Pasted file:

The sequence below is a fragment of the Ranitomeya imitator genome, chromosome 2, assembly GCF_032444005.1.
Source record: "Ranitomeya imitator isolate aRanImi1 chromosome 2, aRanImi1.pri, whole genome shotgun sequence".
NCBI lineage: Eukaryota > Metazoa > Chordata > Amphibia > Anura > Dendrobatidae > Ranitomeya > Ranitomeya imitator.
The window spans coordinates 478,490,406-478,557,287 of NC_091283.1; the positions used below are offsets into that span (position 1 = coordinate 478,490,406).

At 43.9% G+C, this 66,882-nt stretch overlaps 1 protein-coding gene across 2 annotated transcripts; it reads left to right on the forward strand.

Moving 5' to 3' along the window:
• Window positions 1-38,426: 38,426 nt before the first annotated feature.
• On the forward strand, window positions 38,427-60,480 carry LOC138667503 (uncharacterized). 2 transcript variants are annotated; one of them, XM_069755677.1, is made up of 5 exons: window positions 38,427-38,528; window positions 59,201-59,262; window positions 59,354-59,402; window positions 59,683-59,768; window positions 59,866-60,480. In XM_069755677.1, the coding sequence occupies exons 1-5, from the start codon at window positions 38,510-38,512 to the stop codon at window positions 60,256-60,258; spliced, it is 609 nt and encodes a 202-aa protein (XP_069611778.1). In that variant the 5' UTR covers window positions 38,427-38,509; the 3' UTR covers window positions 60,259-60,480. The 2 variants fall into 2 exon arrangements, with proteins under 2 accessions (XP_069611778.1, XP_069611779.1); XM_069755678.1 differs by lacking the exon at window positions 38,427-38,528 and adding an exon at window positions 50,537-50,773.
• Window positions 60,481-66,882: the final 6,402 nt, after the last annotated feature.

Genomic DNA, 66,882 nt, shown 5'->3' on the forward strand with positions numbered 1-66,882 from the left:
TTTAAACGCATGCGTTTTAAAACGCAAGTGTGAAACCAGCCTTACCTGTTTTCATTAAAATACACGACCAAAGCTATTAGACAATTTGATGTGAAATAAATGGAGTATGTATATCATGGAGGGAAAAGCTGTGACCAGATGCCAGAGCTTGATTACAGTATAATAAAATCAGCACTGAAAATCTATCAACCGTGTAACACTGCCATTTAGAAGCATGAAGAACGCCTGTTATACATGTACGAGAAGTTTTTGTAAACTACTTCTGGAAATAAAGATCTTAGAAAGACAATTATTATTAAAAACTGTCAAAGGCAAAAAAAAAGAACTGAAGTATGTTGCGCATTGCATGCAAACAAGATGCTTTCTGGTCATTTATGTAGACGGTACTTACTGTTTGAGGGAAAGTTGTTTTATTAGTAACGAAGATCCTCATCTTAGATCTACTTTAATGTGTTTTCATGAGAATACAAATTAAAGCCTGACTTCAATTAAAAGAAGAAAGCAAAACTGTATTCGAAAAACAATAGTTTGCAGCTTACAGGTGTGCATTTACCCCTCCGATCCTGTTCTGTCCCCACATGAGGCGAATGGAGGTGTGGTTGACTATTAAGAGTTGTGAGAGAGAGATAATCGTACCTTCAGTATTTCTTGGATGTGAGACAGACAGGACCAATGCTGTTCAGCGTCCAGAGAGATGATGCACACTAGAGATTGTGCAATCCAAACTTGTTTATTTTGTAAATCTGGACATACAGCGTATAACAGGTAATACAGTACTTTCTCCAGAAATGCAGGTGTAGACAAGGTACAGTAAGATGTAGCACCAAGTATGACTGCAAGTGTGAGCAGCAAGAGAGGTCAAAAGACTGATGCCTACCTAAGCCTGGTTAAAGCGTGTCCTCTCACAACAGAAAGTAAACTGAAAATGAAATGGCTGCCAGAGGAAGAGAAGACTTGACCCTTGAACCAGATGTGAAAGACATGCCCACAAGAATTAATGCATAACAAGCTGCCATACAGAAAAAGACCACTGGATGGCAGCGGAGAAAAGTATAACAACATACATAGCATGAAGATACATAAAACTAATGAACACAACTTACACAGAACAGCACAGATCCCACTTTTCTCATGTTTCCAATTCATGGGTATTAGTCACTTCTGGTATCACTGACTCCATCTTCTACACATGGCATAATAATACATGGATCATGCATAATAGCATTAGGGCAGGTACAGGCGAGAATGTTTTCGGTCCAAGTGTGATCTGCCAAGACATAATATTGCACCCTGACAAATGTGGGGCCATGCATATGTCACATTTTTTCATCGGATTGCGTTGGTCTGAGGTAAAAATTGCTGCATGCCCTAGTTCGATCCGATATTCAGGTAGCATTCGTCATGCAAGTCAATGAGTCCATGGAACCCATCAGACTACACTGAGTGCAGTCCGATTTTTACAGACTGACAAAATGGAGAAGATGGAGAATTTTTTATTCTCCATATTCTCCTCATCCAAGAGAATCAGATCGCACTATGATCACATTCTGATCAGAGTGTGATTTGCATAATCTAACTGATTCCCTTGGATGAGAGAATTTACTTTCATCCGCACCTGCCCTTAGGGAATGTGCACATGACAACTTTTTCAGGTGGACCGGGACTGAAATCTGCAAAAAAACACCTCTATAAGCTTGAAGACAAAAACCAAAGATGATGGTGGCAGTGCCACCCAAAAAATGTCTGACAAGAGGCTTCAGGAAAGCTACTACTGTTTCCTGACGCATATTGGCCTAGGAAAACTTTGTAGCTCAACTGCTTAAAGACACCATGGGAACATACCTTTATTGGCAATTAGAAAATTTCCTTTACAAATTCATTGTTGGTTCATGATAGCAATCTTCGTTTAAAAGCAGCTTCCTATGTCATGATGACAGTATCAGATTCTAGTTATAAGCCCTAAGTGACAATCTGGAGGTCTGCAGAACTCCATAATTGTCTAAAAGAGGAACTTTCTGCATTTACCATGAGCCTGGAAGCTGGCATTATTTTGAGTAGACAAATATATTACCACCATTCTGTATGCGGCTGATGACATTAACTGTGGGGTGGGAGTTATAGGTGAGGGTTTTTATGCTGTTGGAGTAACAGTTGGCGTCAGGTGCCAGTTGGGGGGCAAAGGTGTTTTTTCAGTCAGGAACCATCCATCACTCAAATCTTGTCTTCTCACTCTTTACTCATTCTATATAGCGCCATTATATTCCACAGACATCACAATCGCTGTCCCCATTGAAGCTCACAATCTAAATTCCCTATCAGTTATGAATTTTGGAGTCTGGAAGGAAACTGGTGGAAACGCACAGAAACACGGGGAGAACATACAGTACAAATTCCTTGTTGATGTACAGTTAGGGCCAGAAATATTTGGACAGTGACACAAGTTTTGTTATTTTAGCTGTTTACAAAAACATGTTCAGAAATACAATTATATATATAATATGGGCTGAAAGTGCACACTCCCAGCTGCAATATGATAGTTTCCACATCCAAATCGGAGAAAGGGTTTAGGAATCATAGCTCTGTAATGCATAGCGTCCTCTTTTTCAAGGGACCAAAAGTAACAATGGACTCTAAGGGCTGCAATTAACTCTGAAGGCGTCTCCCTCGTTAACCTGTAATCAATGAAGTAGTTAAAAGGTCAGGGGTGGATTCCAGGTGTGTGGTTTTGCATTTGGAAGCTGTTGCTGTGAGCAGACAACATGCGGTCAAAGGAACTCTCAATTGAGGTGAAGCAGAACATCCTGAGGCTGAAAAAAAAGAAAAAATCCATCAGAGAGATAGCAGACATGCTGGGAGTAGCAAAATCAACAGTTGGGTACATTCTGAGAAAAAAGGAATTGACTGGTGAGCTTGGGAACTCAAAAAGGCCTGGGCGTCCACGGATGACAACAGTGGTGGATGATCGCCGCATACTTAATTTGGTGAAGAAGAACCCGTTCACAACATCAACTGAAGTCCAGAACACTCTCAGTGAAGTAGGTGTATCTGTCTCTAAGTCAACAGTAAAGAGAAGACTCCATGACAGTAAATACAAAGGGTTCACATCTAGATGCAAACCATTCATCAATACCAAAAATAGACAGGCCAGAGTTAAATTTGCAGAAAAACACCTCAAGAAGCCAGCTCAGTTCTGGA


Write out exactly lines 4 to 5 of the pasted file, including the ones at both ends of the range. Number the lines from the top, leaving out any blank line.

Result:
The window spans coordinates 478,490,406-478,557,287 of NC_091283.1; the positions used below are offsets into that span (position 1 = coordinate 478,490,406).

At 43.9% G+C, this 66,882-nt stretch overlaps 1 protein-coding gene across 2 annotated transcripts; it reads left to right on the forward strand.